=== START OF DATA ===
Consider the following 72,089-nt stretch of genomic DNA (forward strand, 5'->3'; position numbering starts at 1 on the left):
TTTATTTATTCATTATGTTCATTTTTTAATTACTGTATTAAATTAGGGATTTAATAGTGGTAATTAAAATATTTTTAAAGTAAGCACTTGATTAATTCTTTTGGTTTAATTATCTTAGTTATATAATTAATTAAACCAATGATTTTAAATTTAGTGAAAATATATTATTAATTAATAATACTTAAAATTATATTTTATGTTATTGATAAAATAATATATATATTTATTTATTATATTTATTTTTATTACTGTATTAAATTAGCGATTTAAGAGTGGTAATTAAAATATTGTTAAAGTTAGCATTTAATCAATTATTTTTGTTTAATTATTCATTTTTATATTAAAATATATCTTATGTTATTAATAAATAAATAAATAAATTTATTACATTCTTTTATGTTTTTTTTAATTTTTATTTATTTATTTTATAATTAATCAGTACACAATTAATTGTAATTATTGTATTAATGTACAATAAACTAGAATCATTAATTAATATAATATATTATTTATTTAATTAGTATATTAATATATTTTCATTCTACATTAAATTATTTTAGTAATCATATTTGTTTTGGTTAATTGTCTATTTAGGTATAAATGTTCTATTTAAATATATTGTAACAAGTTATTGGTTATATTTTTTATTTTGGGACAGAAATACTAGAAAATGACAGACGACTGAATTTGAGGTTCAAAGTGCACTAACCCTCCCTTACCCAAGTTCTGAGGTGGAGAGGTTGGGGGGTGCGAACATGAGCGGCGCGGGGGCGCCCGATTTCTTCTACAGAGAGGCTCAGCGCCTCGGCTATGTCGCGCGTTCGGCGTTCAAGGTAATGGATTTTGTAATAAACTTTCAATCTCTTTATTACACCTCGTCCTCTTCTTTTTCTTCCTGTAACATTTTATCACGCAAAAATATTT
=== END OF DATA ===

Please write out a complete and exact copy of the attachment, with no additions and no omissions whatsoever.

Consider the following 72,089-nt stretch of genomic DNA (forward strand, 5'->3'; position numbering starts at 1 on the left):
TTTATTTATTCATTATGTTCATTTTTTAATTACTGTATTAAATTAGGGATTTAATAGTGGTAATTAAAATATTTTTAAAGTAAGCACTTGATTAATTCTTTTGGTTTAATTATCTTAGTTATATAATTAATTAAACCAATGATTTTAAATTTAGTGAAAATATATTATTAATTAATAATACTTAAAATTATATTTTATGTTATTGATAAAATAATATATATATTTATTTATTATATTTATTTTTATTACTGTATTAAATTAGCGATTTAAGAGTGGTAATTAAAATATTGTTAAAGTTAGCATTTAATCAATTATTTTTGTTTAATTATTCATTTTTATATTAAAATATATCTTATGTTATTAATAAATAAATAAATAAATTTATTACATTCTTTTATGTTTTTTTTAATTTTTATTTATTTATTTTATAATTAATCAGTACACAATTAATTGTAATTATTGTATTAATGTACAATAAACTAGAATCATTAATTAATATAATATATTATTTATTTAATTAGTATATTAATATATTTTCATTCTACATTAAATTATTTTAGTAATCATATTTGTTTTGGTTAATTGTCTATTTAGGTATAAATGTTCTATTTAAATATATTGTAACAAGTTATTGGTTATATTTTTTATTTTGGGACAGAAATACTAGAAAATGACAGACGACTGAATTTGAGGTTCAAAGTGCACTAACCCTCCCTTACCCAAGTTCTGAGGTGGAGAGGTTGGGGGGTGCGAACATGAGCGGCGCGGGGGCGCCCGATTTCTTCTACAGAGAGGCTCAGCGCCTCGGCTATGTCGCGCGTTCGGCGTTCAAGGTAATGGATTTTGTAATAAACTTTCAATCTCTTTATTACACCTCGTCCTCTTCTTTTTCTTCCTGTAACATTTTATCACGCAAAAATATTT